"I don't think that culturally, white people can understand what Trump is saying to us as African Americans. People say a dog whistle, but it's louder than that," Bass said.

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91. Baltimore, MD. Total score: 50.77. Economics rank (1 = best): 172. Fun & recreation rank (1 = best): 26. Dating & opportunities rank (1 = best): 91. Getty Images

"The social injustice has been going on in this country forever. The economic injustice has been going on forever. The disparity in housing and bank loans have been going on forever. White America knows this. It's no secret. But white America doesn't speak out against it because they are benefitting from it. Trump is a poster child for that," Bass added.

Census data from 2017 demonstrates that Maryland's 7th district, which encompasses parts of Baltimore and Howard counties, is 53 percent black. It is also the second wealthiest majority-black district in the country, with a median income of $58,000. But some parts of the district are known for drug related violence. The district had 4,336 gun-related incidents between 2014 and 2019.

Residents who have lived in Baltimore all of their lives are quick to point out that the city has problems with gun violence. But many recent transplants, people who are often able to avoid the violence because they didn't grow up with it, sing the city's praises.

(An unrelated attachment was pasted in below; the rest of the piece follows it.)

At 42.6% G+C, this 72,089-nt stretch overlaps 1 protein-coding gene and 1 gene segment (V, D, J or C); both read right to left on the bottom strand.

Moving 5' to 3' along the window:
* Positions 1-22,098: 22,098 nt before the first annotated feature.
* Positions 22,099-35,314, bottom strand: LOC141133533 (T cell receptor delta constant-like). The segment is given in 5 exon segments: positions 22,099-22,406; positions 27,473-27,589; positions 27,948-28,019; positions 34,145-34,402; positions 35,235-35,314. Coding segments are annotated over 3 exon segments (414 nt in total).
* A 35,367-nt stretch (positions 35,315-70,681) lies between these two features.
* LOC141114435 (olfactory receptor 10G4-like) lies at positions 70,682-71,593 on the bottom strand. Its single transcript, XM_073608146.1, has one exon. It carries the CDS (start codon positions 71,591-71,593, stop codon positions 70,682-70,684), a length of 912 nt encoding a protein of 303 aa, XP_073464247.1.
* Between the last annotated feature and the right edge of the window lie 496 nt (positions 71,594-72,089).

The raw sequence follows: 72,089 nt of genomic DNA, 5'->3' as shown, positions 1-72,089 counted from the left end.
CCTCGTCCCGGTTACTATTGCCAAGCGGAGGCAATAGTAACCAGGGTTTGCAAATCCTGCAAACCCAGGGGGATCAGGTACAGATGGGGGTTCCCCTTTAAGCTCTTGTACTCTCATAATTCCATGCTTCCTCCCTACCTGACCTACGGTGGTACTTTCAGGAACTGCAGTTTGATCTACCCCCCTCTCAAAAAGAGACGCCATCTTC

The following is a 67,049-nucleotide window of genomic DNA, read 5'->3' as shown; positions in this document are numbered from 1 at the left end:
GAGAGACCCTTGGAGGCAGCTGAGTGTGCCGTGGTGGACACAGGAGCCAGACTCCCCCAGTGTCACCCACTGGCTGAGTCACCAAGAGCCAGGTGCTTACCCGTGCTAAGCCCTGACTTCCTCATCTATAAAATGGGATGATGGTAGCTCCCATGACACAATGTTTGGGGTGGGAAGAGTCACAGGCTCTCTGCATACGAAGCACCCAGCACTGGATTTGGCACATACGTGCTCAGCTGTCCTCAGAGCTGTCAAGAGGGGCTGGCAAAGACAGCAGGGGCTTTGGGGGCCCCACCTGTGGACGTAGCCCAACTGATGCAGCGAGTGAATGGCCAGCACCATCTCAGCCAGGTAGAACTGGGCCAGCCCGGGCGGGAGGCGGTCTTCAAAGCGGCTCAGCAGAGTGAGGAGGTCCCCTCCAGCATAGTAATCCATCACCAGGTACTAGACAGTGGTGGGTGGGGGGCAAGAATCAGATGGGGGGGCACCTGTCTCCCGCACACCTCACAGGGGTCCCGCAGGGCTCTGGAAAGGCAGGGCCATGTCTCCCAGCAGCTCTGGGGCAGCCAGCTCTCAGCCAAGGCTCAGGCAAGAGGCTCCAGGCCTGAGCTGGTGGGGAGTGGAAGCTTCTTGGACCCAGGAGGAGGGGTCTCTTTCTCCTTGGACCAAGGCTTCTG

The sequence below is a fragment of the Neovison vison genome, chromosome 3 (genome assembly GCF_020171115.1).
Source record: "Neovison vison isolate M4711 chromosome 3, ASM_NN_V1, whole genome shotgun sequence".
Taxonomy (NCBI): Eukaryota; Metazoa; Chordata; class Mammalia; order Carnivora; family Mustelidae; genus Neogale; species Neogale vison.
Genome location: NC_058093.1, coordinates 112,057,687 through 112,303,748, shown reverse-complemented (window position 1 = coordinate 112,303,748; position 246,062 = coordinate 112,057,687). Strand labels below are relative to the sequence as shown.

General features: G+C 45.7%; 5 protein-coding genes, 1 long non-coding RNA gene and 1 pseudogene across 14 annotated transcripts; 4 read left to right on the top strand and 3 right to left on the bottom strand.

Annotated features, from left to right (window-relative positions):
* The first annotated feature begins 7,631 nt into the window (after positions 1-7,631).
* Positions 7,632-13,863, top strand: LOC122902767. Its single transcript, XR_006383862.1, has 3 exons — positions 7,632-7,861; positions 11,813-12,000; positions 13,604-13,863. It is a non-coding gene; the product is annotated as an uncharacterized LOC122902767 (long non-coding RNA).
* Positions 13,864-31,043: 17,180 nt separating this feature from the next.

"I just moved to Baltimore from Washington D.C. I love it, I'm thrilled to be here," says Andrea, a 35-year-old. "It's a vibrant community."

Elizabeth Pillow, a 23-year-old from Indiana, said she chose to move to Baltimore a year ago to work in a local theater.

"I hear these comments from Trump and I'm like, 'are you kidding me?'" Pillow tells Newsweek. "I think Baltimore gets a bad reputation because people don't see it, they're not in it."

Leslie, a 64-year-old who moved to Baltimore to join her daughter, said Trump's comments about the city are "despicable."

"I'm from Texas originally and I've been living here since 2015. I love it," she told Newsweek. "I'm very happy with Elijah Cummings, he's wonderful."

Still, some neighbors agree with Trump's comments and his characterization of the city as a place plagued by crime. Neighbors said a man who worked at a local barbershop was shot and killed just last week. He was reportedly buying backpacks for some of the local kids and trying to encourage the neighborhood children to go to school. Some neighbors said they believe that he was targeted for his community outreach.

"I think it was a wakeup call. The city needs a wakeup call," one 51-year-old resident who asked to remain anonymous said about Trump's tweets.

Some local residents pointed out that a lack of resources causes schools and recreation centers to close, leading to an increase in crime as more young people try to eke out a living on the streets.

Robert, a 33-year-old security guard from West Baltimore, says he thinks Elijah Cummings is failing at his job.

"I just want to ask Elijah Cummings one question: what in your twenty years in office have you done for this city? This city is decaying and crumbling," Robert said.

And Devon Temorgan, a 26-year-old Baltimore resident, noted that on Monday he was on his way to a funeral for a friend who was shot because he was at the wrong place at the wrong time in Northwest Baltimore. He said the city's youth lacks guidance and have grown "uncontrollable."

"A lot of people don't have their fathers because they're dead or in jail," Temorgan told Newsweek. "It's a dangerous place. It's a beautiful place, but at the same time it's dangerous."